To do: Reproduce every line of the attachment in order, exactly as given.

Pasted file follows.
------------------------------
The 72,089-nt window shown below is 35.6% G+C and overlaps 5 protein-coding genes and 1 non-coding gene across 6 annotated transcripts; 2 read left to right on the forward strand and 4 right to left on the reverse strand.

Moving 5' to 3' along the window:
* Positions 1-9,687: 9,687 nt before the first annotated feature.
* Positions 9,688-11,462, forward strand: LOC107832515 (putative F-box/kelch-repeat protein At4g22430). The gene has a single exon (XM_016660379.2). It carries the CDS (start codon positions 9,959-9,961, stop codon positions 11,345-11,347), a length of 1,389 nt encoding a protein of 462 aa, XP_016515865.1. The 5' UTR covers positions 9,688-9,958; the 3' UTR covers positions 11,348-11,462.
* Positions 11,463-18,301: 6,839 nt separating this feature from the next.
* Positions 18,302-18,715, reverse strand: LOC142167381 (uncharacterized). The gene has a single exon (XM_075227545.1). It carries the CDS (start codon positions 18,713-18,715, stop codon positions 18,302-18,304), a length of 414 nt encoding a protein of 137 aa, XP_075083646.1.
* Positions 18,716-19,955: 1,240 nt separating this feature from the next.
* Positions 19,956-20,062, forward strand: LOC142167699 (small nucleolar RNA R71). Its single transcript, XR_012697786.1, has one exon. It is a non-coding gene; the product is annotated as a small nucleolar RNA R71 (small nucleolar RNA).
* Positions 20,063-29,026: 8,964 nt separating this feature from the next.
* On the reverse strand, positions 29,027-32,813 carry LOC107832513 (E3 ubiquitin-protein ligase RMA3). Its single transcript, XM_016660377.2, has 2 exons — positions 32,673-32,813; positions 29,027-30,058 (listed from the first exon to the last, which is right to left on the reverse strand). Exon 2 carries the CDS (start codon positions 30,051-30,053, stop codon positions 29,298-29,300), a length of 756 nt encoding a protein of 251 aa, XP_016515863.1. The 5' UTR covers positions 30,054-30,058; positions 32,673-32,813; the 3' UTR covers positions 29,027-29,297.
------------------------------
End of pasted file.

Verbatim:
The 72,089-nt window shown below is 35.6% G+C and overlaps 5 protein-coding genes and 1 non-coding gene across 6 annotated transcripts; 2 read left to right on the forward strand and 4 right to left on the reverse strand.

Moving 5' to 3' along the window:
* Positions 1-9,687: 9,687 nt before the first annotated feature.
* Positions 9,688-11,462, forward strand: LOC107832515 (putative F-box/kelch-repeat protein At4g22430). The gene has a single exon (XM_016660379.2). It carries the CDS (start codon positions 9,959-9,961, stop codon positions 11,345-11,347), a length of 1,389 nt encoding a protein of 462 aa, XP_016515865.1. The 5' UTR covers positions 9,688-9,958; the 3' UTR covers positions 11,348-11,462.
* Positions 11,463-18,301: 6,839 nt separating this feature from the next.
* Positions 18,302-18,715, reverse strand: LOC142167381 (uncharacterized). The gene has a single exon (XM_075227545.1). It carries the CDS (start codon positions 18,713-18,715, stop codon positions 18,302-18,304), a length of 414 nt encoding a protein of 137 aa, XP_075083646.1.
* Positions 18,716-19,955: 1,240 nt separating this feature from the next.
* Positions 19,956-20,062, forward strand: LOC142167699 (small nucleolar RNA R71). Its single transcript, XR_012697786.1, has one exon. It is a non-coding gene; the product is annotated as a small nucleolar RNA R71 (small nucleolar RNA).
* Positions 20,063-29,026: 8,964 nt separating this feature from the next.
* On the reverse strand, positions 29,027-32,813 carry LOC107832513 (E3 ubiquitin-protein ligase RMA3). Its single transcript, XM_016660377.2, has 2 exons — positions 32,673-32,813; positions 29,027-30,058 (listed from the first exon to the last, which is right to left on the reverse strand). Exon 2 carries the CDS (start codon positions 30,051-30,053, stop codon positions 29,298-29,300), a length of 756 nt encoding a protein of 251 aa, XP_016515863.1. The 5' UTR covers positions 30,054-30,058; positions 32,673-32,813; the 3' UTR covers positions 29,027-29,297.